In other words it is the combination of fluid time, motion in space, and a fixed address that fuse together to facilitate an eternal people capable of retaining its selfhood while evolving as necessary. This is what history is.  And a nation is nothing without its sense of history and its place in history. Because that is how destiny is defined.

Having established the time, place and point in both actual time and geographic continuums, Moses can now teach Torah. And what does he teach? Not the laws of Shabbat, not about ritual purity and impurity, not even about agricultural commandments and sabbaticals. No, the Torah he teaches is that Torah study alone is not life. 6. “The Lord our God spoke to us in Horeb, saying, ‘You have dwelt long enough at this mountain. 7. Turn and journey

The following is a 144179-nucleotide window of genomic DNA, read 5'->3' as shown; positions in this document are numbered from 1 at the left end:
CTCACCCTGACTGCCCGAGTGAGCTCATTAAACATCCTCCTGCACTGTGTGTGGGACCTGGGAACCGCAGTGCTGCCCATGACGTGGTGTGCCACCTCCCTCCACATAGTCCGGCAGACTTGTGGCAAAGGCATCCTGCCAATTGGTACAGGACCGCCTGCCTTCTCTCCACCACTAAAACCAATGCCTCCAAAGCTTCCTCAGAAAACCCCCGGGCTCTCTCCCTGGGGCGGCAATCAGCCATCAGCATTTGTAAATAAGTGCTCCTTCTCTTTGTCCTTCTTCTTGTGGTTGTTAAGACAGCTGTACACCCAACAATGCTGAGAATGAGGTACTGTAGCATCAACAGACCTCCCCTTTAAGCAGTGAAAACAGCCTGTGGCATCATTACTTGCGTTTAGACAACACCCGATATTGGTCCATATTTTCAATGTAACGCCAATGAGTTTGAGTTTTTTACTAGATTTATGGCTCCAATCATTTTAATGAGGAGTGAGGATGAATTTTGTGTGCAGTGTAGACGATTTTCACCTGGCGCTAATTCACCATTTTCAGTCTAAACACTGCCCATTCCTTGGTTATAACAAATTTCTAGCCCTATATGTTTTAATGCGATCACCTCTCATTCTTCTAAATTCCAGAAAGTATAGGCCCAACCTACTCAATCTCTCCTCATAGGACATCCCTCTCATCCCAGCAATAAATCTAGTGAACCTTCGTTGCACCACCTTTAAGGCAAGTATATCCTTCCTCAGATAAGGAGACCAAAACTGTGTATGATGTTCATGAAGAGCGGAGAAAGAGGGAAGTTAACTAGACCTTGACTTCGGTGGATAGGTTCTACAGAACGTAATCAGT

He is reminding the People of Israel that G-d wants them to move on in life, to establish a country, to build a nation, to be productive.  Moses is telling us, in no uncertain terms and for all time, that sitting in a yeshiva –the latter day version of Horeb – is not what it is all about. That pressing a bench in the modern day Horeb known as a kollel, is not what G-d wants. That disconnecting oneself from any historical context and narrative, and dislocating oneself from the physical essence of Jewish life – the Land of Israel – is the very opposite of how we should live.

See, I have set the land before you; come and possess the land which the Lord swore to your forefathers, to Abraham, to Isaac, and to Jacob, to give them and their descendants after them.” (1:8)

This means hard physical work – planting, forestry, construction, road building, manufacture, medicine, technology and, of course, defense. It means doing the practical things that make a viable and defensible society.